Worst Algal Bloom of the Season is Wake Up Call for Urgent Action

Toxic algal blooms on Lake Erie right now are as bad as we’ve seen them all summer. The bloom now covers almost all of the lake’s western basin along the Michigan and Ohio shorelines and extends offshore into the central basin and northeast to the Ontario coast. These conditions serve as a harsh reminder that not enough is being done to address the runoff pollution that causes these toxic algal blooms every year. . You can read our media statement below.

Environmental groups urge more action to protect Lake Erie following reported toxic algae bloom along Canadian shoreline

Toronto, Ont. – This morning, the U.S. National Oceanic and Atmospheric Administration (NOAA) reported that a toxic algae bloom has extended along Ontario’s northwest coast of Lake Erie. This latest bloom is another reminder that more urgent action is needed to improve the health of the lake.

“Year after year, Lake Erie is getting slimed over by algae blooms. These blooms kill fish, and threaten human health. This needs to stop,” said Ashley Wallis, Water Program Manager with Environmental Defence. “The federal and Ontario governments need to step-up and develop, implement, and finance a comprehensive plan for the lake.”

Although algae is a normal and essential part of lake ecosystems, too much algae can pollute beaches, clog water intake pipes, kill fish, and put human health at risk. One of the main causes of the blooms is runoff pollution from agricultural lands, which happens when rain and snowmelt flush fertilizers and manure from farms into waterways.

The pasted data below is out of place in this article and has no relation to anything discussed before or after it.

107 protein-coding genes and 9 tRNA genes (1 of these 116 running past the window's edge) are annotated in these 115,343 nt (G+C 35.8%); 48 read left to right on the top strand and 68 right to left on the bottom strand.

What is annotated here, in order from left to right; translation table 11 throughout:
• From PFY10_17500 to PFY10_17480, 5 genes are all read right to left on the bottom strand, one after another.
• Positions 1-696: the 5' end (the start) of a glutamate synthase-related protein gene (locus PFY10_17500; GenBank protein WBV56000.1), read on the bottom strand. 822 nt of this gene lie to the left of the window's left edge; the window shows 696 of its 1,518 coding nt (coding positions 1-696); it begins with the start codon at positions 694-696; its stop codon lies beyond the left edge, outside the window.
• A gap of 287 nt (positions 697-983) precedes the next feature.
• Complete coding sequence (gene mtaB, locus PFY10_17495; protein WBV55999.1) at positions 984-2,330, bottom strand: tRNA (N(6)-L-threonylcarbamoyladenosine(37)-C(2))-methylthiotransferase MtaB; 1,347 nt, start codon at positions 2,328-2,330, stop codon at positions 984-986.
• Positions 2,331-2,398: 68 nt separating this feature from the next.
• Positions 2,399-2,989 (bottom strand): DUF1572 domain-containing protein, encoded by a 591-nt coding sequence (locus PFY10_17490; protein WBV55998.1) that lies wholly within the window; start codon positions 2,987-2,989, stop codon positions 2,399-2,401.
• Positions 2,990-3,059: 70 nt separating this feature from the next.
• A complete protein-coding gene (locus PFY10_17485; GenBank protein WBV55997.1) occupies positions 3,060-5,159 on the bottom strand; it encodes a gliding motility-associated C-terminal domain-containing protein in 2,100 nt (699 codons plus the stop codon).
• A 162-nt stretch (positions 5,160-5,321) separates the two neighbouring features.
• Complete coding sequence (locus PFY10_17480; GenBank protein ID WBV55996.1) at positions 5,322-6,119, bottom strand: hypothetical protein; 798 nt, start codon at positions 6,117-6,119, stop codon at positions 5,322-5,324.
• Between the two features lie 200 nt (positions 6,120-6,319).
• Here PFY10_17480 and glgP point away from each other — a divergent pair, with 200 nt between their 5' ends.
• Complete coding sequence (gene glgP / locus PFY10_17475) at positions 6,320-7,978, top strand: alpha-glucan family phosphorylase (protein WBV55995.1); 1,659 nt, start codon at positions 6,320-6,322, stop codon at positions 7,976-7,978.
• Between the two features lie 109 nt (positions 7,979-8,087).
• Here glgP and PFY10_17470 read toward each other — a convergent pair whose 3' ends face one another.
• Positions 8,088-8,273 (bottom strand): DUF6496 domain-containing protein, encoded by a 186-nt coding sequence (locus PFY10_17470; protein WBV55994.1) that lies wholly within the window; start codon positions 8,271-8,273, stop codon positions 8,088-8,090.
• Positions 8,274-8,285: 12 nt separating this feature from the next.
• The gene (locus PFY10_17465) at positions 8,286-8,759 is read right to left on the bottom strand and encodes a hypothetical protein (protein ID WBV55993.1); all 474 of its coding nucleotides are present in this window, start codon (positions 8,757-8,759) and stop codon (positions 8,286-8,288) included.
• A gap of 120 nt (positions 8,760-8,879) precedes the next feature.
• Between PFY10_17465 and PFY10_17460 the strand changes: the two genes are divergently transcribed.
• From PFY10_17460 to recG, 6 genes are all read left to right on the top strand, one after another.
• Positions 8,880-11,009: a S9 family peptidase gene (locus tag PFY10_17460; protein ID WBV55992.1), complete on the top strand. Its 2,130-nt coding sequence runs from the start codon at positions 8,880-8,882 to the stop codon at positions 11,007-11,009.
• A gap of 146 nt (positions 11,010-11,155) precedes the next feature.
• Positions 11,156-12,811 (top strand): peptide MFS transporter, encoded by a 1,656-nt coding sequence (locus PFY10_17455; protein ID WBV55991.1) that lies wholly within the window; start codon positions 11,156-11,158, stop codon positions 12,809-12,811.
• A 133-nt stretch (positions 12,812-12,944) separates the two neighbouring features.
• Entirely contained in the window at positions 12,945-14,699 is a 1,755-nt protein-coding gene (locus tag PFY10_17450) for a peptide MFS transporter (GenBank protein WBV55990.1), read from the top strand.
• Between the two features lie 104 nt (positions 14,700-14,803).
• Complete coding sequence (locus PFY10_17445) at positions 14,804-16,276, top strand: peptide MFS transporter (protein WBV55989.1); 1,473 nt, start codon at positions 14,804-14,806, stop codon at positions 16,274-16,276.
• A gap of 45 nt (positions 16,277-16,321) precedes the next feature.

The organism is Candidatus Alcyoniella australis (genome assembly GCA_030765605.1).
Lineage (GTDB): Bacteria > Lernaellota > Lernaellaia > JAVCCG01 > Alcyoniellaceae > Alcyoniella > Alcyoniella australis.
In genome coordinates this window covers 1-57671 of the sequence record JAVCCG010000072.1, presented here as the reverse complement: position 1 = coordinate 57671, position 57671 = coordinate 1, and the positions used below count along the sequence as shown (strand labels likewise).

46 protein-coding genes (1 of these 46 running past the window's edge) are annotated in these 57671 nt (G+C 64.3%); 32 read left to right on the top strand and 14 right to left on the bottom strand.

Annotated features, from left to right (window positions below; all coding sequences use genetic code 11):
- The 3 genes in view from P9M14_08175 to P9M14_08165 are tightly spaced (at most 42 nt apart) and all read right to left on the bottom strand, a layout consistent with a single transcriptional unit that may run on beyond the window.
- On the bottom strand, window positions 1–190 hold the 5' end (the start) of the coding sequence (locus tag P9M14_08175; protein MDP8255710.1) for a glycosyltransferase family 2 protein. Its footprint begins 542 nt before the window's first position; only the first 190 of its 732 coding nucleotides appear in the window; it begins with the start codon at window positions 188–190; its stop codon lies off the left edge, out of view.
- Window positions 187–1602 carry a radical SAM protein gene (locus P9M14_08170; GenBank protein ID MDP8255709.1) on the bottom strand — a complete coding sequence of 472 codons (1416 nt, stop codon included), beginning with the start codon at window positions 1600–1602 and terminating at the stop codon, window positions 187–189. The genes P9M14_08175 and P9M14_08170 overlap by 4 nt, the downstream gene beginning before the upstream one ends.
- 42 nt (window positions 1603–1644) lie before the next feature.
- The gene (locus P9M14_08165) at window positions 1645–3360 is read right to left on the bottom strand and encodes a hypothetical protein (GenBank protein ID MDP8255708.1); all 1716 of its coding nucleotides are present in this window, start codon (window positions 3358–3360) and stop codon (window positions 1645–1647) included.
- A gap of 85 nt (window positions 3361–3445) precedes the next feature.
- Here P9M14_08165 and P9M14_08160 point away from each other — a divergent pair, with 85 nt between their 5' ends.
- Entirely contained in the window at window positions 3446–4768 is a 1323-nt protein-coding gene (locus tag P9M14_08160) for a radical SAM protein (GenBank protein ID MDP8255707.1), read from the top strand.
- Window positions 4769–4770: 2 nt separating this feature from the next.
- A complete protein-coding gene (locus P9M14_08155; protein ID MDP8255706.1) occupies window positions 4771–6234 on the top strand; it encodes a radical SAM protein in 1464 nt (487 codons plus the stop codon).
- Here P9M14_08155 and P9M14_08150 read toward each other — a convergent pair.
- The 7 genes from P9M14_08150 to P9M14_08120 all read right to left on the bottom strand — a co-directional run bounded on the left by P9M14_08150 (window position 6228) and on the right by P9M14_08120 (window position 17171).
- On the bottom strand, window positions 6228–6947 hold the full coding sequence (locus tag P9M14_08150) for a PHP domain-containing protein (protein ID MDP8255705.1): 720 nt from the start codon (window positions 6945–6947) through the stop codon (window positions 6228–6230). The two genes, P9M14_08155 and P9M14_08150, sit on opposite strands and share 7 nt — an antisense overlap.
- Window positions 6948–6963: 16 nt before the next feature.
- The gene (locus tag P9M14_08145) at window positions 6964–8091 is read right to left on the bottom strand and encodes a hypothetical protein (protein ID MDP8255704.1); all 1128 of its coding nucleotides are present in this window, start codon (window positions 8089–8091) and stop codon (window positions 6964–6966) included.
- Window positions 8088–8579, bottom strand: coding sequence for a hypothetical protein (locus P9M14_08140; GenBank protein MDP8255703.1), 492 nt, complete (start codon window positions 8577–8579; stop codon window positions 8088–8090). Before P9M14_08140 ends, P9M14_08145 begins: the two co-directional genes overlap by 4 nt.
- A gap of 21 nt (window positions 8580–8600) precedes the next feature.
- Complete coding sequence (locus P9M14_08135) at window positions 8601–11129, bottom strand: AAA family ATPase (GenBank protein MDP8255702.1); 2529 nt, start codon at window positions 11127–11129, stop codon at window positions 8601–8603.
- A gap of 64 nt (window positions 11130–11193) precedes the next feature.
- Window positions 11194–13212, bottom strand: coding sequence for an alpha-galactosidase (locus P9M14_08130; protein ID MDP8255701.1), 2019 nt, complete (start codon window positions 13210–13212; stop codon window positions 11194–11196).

“When excess nutrients end up in the lake, they cause algae to grow out of control and turn the water a nasty shade of green,” said Raj Gill with the Canadian Freshwater Alliance. “But the problem isn’t just cosmetic. Toxins produced by harmful algae can make the water unsafe for humans to drink or even touch.”

This spring, the federal and Ontario governments released a draft plan for reducing nutrient runoff entering Lake Erie. However, the draft plan proposes few new activities or approaches to reduce runoff from agricultural and rural areas. It also lacks timelines and performance metrics needed to keep the plan on track.

“We can’t continue to do the same thing and expect different results,” said Nancy Goucher with Freshwater Future. “We need to improve laws to reduce nutrient pollution and make investments that help farmers follow those laws and implement on-the-ground solutions”.

This latest bloom demonstrates that current actions aren’t enough. Lake Erie supports a multi-billion dollar economy. Without action, algae blooms could cost the local economies upwards of $272 million annually.

The groups hope that governments will move quickly to reduce the runoff pollution causing these frequent and severe algae blooms that threaten the health of the lake, and the businesses, communities, and aquatic life that rely on it.